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Point Blank Presents: Breaking Into EDM [Ep. 011 - Dubloadz]

EDM.com has once again teamed up with the award-winning Point Blank Music School to present Breaking Into EDM: Where your favorite artists and industry-insiders share words of wisdom, tips of the trade, and personal stories of making it and breaking it.

In today's installment we hear from bass music extraordinaire, Dubloadz. Fresh off the announcement of his forthcoming Lost In The Sauce EP, the newly-inducted Disciple Recordings member talks inspiration, collaborations and what the future holds for the Jersey-based producer.

EDM.com & Point Blank: What's your musical background like? How'd you end up producing electronic music?
"I used to play in a two-man band/project thing called Well Behaved Women. I wrote, recorded and mixed all of the songs. The only instrument I actually played was guitar but I would program the drums and electronic elements using Reason with my homie on the vocals. For the time it was actually pretty awesome and I still look back on those old songs I wrote when I was 17-21 and see how they influenced what I ended up writing now. I went through this gap of three years where I wasn’t even writing music anymore and then I started messing around with dubstep. I never thought it would actually turn into a career to be honest."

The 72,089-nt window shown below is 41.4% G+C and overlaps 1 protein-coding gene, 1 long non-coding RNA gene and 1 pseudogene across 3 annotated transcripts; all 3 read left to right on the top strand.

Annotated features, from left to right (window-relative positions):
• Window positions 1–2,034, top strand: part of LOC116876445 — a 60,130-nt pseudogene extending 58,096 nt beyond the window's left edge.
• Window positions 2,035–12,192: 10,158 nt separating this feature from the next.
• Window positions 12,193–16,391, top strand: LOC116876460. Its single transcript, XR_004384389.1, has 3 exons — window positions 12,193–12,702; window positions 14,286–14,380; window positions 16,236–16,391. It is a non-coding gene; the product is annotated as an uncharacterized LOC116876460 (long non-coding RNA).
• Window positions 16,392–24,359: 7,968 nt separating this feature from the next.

EDM & PB: Do you remember your first "WTF I can't believe this is actually my job/real life" moment as an artist?
"I think it was when 12th Planet called me asking me to do an EP for SMOG. It was crazy being on a conference call with this dude I had seen play so many times over the years. Being that kid in the crowd four years back I never could have imagined I’d end up working with him and all the SMOG guys."